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According to scientists, singing to infants is crucial for their language development.


How many people would read these letters to the tune of the alphabet?

Researchers at the University of Cambridge have discovered that singsong speech plays a crucial role in helping infants learn language, debunking the belief that earworms only annoy parents in English-speaking countries.

The research found that babies acquire language skills through rhythmic cues, such as the patterns of tone in nursery rhymes and songs, like the well-known alphabet song.

The Cambridge team’s findings revealed that infants do not start to comprehend phonetic information, which includes the tiniest speech sounds, until they reach approximately seven months of age.

The study, published in the journal Nature Communications, suggests that the common belief that phonetic information, represented by the alphabet, is crucial for language acquisition, may not be accurate.

According to the findings, dyslexia and developmental language disorder could potentially be linked to problems with rhythm perception instead of challenges with processing phonetic details.

According to the study’s author, Prof Usha Goswami, a neuroscientist at the University of Cambridge, their research reveals that babies do not consistently process individual speech sounds until they are approximately seven months old, despite being able to recognize familiar words like ‘bottle’ by this stage.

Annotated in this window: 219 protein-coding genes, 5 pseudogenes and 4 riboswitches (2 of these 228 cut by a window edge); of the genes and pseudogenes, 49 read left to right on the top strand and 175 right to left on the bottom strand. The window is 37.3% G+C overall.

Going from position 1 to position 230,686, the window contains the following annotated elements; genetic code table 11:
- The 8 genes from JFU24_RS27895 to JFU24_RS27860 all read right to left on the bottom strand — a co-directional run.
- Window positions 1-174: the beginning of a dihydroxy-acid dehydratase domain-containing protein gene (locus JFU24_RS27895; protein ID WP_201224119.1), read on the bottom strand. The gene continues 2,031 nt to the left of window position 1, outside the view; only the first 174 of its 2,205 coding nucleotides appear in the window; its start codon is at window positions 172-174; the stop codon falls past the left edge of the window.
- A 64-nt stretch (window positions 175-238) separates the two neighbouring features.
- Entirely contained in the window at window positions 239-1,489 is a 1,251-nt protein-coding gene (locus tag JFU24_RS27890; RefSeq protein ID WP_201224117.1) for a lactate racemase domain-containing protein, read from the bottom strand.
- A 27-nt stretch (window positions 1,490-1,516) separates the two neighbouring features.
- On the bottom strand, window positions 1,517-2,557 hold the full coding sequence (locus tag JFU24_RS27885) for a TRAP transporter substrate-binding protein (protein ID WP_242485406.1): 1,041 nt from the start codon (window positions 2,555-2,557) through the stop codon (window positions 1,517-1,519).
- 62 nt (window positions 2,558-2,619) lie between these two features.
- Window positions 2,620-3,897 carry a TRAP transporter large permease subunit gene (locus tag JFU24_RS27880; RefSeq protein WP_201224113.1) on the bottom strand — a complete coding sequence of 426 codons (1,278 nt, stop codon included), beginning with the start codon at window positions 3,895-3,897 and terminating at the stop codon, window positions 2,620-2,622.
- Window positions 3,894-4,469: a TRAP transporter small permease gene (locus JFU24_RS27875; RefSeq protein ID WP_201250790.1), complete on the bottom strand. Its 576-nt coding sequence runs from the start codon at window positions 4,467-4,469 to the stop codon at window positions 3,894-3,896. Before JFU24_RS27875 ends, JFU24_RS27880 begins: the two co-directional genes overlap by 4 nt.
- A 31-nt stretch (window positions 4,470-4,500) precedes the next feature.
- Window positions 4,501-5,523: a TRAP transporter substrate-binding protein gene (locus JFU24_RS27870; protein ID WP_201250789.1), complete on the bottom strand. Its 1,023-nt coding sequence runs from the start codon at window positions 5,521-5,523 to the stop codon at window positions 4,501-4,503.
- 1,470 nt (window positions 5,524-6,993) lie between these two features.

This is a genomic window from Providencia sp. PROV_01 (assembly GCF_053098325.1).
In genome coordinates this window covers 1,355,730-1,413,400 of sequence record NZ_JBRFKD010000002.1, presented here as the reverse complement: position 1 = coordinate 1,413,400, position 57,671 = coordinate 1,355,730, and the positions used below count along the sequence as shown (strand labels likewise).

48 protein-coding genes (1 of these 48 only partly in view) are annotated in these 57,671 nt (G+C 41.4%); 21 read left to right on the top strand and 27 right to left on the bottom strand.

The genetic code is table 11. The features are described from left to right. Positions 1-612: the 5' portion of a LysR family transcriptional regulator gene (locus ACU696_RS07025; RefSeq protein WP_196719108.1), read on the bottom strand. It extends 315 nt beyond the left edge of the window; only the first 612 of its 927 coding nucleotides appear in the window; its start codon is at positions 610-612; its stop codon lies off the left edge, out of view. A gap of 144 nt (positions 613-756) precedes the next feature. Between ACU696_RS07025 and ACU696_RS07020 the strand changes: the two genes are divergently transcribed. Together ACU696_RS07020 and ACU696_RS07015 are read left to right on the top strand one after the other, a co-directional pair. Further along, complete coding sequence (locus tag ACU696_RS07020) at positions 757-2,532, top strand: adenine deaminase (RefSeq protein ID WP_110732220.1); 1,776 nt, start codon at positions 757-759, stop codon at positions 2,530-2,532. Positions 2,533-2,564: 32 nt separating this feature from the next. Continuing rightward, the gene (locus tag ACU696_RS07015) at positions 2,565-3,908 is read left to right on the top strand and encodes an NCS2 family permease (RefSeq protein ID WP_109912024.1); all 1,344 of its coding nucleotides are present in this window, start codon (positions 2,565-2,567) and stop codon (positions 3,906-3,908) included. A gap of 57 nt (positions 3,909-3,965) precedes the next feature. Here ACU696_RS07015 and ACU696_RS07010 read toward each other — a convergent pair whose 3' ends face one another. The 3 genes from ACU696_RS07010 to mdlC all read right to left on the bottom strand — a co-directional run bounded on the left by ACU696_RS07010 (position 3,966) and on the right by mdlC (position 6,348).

We think that the process of adding individual speech sounds is happening at a slow pace, which is not enough to build a language system. Rather, we believe that speech rhythm information is the key element that supports the development of a fully functional language system.

It is recommended for parents to engage in frequent communication and singing with their infants, or utilize infant-directed speech such as nursery rhymes, as it can greatly impact their language development in the future.

Previously, it was believed that infants acquire small sound units and combine them to form words.

In order to determine if this was true, the scientists observed the brain patterns of 50 babies at the ages of four, seven, and eleven months while they viewed a video of a teacher singing 18 nursery rhymes.

The team utilized unique algorithms to decipher how the babies were storing this information in their brains.

Researchers discovered that infants develop the ability to phonetically encode language over the course of their first year of life. This process starts with dental sounds, like “d” for “daddy,” which are created by the upper front teeth, and nasal sounds, like “m” for “mummy,” which are made by directing airflow through the nose.

According to Goswami, babies are able to utilize rhythmic cues as a foundation to incorporate phonetic details. For instance, they may observe that English words typically follow a strong-weak rhythm pattern, such as in words like “daddy” or “mummy”, where the emphasis is placed on the first syllable.

This rhythm pattern can aid in identifying word boundaries when listening to spoken language.

According to her, all languages have a fundamental element of rhythm that is present in infancy. This involves a consistent beat with a strong syllable occurring twice per second. She also noted that there is a biological inclination to emphasize this rhythm when communicating with babies.

This research is part of the BabyRhythm project, headed by Goswami, which aims to explore the connection between language and dyslexia as well as developmental language disorder.

She stated that there has been a longstanding attempt to interpret these issues as phonetic difficulties, but the evidence does not support this and variations in children’s language acquisition abilities may stem from rhythm.

Source: theguardian.com